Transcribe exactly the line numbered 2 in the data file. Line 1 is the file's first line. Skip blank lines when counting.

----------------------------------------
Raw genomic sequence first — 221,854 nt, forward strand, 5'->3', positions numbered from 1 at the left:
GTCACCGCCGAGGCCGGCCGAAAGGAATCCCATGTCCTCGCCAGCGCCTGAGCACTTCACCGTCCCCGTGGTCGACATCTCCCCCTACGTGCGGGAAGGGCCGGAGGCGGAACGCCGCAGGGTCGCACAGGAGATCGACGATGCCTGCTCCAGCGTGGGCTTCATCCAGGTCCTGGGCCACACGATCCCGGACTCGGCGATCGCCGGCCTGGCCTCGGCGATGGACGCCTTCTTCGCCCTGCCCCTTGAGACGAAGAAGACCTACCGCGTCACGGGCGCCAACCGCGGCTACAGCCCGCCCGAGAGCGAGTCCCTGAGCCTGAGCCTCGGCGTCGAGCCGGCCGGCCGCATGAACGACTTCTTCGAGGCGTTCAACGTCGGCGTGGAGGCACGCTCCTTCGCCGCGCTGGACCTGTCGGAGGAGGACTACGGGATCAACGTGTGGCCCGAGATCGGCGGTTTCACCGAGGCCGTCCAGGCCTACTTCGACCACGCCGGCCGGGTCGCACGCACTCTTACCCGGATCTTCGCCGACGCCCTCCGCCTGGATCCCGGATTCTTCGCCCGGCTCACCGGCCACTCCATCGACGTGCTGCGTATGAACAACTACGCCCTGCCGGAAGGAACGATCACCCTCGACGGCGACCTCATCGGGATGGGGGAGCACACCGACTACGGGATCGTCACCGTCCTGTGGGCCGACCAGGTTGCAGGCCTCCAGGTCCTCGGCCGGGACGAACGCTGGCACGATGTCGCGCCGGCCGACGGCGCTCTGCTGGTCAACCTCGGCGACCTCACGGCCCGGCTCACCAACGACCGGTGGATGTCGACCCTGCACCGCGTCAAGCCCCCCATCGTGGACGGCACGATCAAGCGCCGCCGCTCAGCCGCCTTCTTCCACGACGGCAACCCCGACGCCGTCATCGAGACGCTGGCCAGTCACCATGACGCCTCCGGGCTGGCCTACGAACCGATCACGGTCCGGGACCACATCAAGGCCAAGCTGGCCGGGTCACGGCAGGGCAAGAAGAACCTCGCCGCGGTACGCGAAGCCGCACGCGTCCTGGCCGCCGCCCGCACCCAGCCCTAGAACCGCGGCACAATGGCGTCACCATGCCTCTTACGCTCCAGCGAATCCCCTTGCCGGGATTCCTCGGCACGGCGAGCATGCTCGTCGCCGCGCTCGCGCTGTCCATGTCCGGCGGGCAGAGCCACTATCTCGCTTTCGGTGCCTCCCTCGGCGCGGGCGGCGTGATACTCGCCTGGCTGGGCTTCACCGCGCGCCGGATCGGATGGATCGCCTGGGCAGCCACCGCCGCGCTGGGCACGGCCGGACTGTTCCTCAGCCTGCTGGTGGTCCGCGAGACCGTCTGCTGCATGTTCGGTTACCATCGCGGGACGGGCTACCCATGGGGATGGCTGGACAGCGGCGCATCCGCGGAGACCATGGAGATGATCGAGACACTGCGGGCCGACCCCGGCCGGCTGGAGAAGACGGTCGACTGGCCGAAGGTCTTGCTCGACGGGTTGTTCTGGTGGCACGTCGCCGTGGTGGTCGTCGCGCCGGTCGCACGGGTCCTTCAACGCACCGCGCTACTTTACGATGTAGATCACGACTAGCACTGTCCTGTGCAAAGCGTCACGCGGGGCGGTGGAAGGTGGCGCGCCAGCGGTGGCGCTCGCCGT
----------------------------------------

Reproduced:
GTCACCGCCGAGGCCGGCCGAAAGGAATCCCATGTCCTCGCCAGCGCCTGAGCACTTCACCGTCCCCGTGGTCGACATCTCCCCCTACGTGCGGGAAGGGCCGGAGGCGGAACGCCGCAGGGTCGCACAGGAGATCGACGATGCCTGCTCCAGCGTGGGCTTCATCCAGGTCCTGGGCCACACGATCCCGGACTCGGCGATCGCCGGCCTGGCCTCGGCGATGGACGCCTTCTTCGCCCTGCCCCTTGAGACGAAGAAGACCTACCGCGTCACGGGCGCCAACCGCGGCTACAGCCCGCCCGAGAGCGAGTCCCTGAGCCTGAGCCTCGGCGTCGAGCCGGCCGGCCGCATGAACGACTTCTTCGAGGCGTTCAACGTCGGCGTGGAGGCACGCTCCTTCGCCGCGCTGGACCTGTCGGAGGAGGACTACGGGATCAACGTGTGGCCCGAGATCGGCGGTTTCACCGAGGCCGTCCAGGCCTACTTCGACCACGCCGGCCGGGTCGCACGCACTCTTACCCGGATCTTCGCCGACGCCCTCCGCCTGGATCCCGGATTCTTCGCCCGGCTCACCGGCCACTCCATCGACGTGCTGCGTATGAACAACTACGCCCTGCCGGAAGGAACGATCACCCTCGACGGCGACCTCATCGGGATGGGGGAGCACACCGACTACGGGATCGTCACCGTCCTGTGGGCCGACCAGGTTGCAGGCCTCCAGGTCCTCGGCCGGGACGAACGCTGGCACGATGTCGCGCCGGCCGACGGCGCTCTGCTGGTCAACCTCGGCGACCTCACGGCCCGGCTCACCAACGACCGGTGGATGTCGACCCTGCACCGCGTCAAGCCCCCCATCGTGGACGGCACGATCAAGCGCCGCCGCTCAGCCGCCTTCTTCCACGACGGCAACCCCGACGCCGTCATCGAGACGCTGGCCAGTCACCATGACGCCTCCGGGCTGGCCTACGAACCGATCACGGTCCGGGACCACATCAAGGCCAAGCTGGCCGGGTCACGGCAGGGCAAGAAGAACCTCGCCGCGGTACGCGAAGCCGCACGCGTCCTGGCCGCCGCCCGCACCCAGCCCTAGAACCGCGGCACAATGGCGTCACCATGCCTCTTACGCTCCAGCGAATCCCCTTGCCGGGATTCCTCGGCACGGCGAGCATGCTCGTCGCCGCGCTCGCGCTGTCCATGTCCGGCGGGCAGAGCCACTATCTCGCTTTCGGTGCCTCCCTCGGCGCGGGCGGCGTGATACTCGCCTGGCTGGGCTTCACCGCGCGCCGGATCGGATGGATCGCCTGGGCAGCCACCGCCGCGCTGGGCACGGCCGGACTGTTCCTCAGCCTGCTGGTGGTCCGCGAGACCGTCTGCTGCATGTTCGGTTACCATCGCGGGACGGGCTACCCATGGGGATGGCTGGACAGCGGCGCATCCGCGGAGACCATGGAGATGATCGAGACACTGCGGGCCGACCCCGGCCGGCTGGAGAAGACGGTCGACTGGCCGAAGGTCTTGCTCGACGGGTTGTTCTGGTGGCACGTCGCCGTGGTGGTCGTCGCGCCGGTCGCACGGGTCCTTCAACGCACCGCGCTACTTTACGATGTAGATCACGACTAGCACTGTCCTGTGCAAAGCGTCACGCGGGGCGGTGGAAGGTGGCGCGCCAGCGGTGGCGCTCGCCGT